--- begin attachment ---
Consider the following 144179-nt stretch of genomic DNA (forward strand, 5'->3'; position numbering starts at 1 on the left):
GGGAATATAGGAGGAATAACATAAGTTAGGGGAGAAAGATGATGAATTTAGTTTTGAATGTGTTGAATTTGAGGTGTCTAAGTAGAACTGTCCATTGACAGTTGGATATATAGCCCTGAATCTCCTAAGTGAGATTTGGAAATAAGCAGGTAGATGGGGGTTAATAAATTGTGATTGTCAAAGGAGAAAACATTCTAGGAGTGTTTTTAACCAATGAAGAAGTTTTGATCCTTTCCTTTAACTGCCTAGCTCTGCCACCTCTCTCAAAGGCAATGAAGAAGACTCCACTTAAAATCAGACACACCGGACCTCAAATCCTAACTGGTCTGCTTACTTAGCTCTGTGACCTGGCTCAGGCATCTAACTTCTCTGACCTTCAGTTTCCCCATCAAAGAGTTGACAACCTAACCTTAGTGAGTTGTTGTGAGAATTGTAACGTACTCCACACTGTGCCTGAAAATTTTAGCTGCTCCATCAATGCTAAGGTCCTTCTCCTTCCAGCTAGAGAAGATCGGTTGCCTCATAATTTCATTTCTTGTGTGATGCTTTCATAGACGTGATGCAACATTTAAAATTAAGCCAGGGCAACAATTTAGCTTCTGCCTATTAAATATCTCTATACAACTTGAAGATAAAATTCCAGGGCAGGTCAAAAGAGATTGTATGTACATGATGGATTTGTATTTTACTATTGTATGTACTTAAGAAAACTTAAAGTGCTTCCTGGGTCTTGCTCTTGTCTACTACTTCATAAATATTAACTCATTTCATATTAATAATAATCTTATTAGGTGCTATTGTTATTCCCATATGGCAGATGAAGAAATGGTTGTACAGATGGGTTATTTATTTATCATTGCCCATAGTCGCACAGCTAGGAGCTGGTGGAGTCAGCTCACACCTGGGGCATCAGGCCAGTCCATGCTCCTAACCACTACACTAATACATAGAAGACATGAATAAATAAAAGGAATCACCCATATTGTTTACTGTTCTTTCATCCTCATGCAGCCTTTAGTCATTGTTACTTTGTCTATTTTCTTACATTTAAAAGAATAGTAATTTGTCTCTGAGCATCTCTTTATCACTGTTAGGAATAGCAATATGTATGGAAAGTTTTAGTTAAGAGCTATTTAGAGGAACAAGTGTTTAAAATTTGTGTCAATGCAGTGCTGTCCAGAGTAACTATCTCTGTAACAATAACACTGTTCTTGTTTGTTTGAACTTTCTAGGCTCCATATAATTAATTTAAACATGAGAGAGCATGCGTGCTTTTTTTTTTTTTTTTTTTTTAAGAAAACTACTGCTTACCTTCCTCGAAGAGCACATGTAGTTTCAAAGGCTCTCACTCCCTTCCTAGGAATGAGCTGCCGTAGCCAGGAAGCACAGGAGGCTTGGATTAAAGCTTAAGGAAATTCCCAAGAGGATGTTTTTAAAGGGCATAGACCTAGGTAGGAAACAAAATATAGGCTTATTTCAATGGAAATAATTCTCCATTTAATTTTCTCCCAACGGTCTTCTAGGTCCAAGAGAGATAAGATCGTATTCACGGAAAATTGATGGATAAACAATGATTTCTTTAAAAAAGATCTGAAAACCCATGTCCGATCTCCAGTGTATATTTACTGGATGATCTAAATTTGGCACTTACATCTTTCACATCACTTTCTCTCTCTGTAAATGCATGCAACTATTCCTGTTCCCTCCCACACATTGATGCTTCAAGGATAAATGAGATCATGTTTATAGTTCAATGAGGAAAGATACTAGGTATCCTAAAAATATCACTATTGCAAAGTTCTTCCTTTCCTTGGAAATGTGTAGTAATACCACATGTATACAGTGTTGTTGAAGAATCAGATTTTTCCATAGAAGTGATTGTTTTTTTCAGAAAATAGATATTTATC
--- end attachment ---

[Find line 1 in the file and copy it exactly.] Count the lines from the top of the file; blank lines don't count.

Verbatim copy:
Consider the following 144179-nt stretch of genomic DNA (forward strand, 5'->3'; position numbering starts at 1 on the left):